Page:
Check out how quick and easy it is in this video:


What is Kaptio?

Kaptio Travel Platform is an end-to-end enterprise travel CRM built on the Salesforce platform. It allows travel providers to handle reservations, contracts, operations, and their distribution management system all from a single pane of glass.

Why are Kaptio deployments with Data Loader so difficult?

Kaptio deployments are so difficult because the Kaptio data model consists of complex configuration data, like Salesforce CPQ. As such, there are many object relationships that need to be taken into account in every deployment. When you use Data Loader, you have to map all these relationships out manually, one-by-one, to make sure the deployment is successful. This is tedious and time-consuming work that’s prone to error and often results in hours of rework.

A large see-saw with a plus on one side and a minus on the other representing the pros and cons of Salesforce DevOps

Pros and Cons of Salesforce DevOps

It’s critical to understand the pros and cons of Salesforce DevOps before implementing it in your organization. In this blog, we’ll take a closer look at the development philosophy’s advantages, including improved collaboration and creativity, faster delivery of changes, reduced risk, and increased ROI.

We’ll also examine the disadvantages, such as the time and cost investment, added complexity, and potential disruptions and delays during the transition.

Advantages of Salesforce DevOps

A large see-saw with a plus on one side and a minus on the other representing the pros and cons of Salesforce DevOps

There’s one overarching benefit of Salesforce DevOps. It enables you to deliver higher-quality changes and applications much faster than you could using traditional release methods like change sets and Data Loader. Let’s take a closer look at these key advantages.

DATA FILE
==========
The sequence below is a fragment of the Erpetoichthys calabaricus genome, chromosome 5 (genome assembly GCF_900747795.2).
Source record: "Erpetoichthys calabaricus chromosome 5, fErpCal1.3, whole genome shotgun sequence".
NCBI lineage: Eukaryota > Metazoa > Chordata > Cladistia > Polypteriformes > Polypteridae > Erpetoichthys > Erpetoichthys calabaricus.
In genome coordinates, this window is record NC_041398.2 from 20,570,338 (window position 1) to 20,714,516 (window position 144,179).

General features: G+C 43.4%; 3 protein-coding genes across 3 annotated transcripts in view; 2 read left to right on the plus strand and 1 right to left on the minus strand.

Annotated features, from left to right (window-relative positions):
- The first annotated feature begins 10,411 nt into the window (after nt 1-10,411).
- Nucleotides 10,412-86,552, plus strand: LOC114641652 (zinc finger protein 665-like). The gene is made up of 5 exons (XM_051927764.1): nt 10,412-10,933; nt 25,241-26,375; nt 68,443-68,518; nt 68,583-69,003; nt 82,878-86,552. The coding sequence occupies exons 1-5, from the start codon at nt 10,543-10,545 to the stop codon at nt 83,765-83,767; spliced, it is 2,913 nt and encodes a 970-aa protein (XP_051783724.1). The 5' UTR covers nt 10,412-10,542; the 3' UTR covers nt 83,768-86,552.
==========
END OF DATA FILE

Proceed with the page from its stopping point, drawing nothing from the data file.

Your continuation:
Improved Collaboration and Creativity

Implementing Salesforce DevOps eliminates silos and improves collaboration between development and operations teams. Salesforce admins, developers and business operation teams must work together to deliver process optimization for the business. This improved collaboration between the teams can lead to greater creativity and innovation.

Faster Delivery of Changes

Salesforce DevOps involves delivering incremental changes on a continuous basis. You can get updates and new apps to your sales team much faster than with traditional models. This in turn empowers them to do their job better.

Reduced Risk

Salesforce DevOps reduces risk because it allows you to be agile and respond immediately to the demands of the market. In the worst-case scenario, with conventional big bang releases, an app can be obsolete by the time it’s market ready. With Salesforce DevOps, you can prioritize bug fixes and change direction without too much disruption because you deliver work iteratively.

Increased ROI

Arguably the most important benefit of Salesforce DevOps is that it delivers an increased ROI. Automation—a key aspect of Salesforce DevOps—and risk reduction contribute significantly to keeping costs low and maximizing returns.

Disadvantages of Salesforce DevOps

While these advantages are significant, there are potential drawbacks, as well.

Time and Cost Investment